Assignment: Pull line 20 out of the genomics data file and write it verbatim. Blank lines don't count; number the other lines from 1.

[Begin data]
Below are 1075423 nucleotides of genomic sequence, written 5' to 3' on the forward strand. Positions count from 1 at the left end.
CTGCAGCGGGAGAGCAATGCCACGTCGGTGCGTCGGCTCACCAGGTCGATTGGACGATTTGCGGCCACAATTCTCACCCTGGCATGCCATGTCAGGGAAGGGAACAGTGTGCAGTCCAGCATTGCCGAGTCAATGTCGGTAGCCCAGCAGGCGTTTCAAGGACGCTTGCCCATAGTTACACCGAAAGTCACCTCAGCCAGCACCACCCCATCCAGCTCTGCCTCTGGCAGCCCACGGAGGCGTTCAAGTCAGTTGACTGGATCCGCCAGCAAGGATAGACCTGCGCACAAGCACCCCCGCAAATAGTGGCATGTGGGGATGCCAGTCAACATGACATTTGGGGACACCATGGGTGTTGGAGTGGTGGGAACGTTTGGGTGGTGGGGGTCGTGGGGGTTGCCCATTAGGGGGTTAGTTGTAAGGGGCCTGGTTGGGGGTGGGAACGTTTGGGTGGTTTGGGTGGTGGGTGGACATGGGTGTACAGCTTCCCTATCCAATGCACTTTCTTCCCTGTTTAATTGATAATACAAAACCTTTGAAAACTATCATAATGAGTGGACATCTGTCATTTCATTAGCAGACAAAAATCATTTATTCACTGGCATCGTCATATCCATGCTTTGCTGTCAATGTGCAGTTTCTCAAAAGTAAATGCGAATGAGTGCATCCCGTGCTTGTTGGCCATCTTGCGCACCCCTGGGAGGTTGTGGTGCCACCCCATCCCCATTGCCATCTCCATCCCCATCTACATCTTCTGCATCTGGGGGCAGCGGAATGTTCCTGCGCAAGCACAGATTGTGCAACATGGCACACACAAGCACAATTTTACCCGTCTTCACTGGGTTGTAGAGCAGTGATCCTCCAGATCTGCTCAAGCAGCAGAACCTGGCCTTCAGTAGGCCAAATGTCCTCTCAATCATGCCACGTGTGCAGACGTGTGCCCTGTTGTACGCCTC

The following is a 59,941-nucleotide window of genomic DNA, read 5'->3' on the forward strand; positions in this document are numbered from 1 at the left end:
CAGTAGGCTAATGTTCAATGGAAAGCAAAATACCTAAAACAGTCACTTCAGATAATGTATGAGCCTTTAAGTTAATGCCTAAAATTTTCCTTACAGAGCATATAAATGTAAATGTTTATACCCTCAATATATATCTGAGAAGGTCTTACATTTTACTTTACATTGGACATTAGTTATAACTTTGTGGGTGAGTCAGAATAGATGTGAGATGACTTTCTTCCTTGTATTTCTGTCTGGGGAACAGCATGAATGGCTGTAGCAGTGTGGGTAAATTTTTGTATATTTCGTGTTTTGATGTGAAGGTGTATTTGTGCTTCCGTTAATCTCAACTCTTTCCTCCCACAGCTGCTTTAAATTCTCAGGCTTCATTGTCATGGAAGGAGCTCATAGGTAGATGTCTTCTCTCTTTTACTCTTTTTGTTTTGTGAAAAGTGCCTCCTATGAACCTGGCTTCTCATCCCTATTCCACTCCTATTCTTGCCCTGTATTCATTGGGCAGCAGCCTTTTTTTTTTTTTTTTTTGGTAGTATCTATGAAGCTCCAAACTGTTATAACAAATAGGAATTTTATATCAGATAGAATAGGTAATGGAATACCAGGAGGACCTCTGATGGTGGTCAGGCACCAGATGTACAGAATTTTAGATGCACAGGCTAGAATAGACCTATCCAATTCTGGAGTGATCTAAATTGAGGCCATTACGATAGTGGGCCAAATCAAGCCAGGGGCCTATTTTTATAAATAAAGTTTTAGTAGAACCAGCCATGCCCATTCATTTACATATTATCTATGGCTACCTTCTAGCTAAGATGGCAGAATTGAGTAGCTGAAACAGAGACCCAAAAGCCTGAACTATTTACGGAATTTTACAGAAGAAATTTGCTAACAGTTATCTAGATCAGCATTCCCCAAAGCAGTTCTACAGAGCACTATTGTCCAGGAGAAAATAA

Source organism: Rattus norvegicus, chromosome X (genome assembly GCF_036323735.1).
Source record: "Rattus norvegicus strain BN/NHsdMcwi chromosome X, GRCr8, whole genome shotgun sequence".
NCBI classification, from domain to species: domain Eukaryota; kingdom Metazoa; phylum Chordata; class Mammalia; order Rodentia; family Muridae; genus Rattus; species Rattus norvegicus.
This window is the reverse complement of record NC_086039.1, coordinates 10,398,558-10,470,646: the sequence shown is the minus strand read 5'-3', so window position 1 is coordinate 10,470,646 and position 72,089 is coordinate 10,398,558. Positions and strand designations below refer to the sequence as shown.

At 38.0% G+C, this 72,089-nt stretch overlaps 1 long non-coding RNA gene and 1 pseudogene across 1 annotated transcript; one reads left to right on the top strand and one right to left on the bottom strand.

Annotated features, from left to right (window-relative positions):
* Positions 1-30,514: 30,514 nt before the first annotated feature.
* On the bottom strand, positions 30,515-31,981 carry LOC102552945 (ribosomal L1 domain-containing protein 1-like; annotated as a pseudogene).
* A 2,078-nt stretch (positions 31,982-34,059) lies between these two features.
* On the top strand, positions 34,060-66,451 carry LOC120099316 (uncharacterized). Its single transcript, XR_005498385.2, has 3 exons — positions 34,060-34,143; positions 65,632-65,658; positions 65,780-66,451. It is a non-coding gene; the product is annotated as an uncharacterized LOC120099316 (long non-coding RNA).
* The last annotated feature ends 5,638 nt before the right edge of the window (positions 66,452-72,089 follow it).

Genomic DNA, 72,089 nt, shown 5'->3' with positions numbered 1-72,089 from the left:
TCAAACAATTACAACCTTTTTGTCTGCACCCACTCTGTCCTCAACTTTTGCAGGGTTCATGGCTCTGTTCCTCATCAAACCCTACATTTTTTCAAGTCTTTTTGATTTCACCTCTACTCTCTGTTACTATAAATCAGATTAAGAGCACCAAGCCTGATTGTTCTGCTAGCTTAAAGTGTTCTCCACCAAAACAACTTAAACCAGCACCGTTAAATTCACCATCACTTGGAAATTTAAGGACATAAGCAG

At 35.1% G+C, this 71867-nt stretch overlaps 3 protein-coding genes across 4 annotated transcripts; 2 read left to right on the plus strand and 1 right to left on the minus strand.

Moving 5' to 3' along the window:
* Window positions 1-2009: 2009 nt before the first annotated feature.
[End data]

* Window positions 1-2009: 2009 nt before the first annotated feature.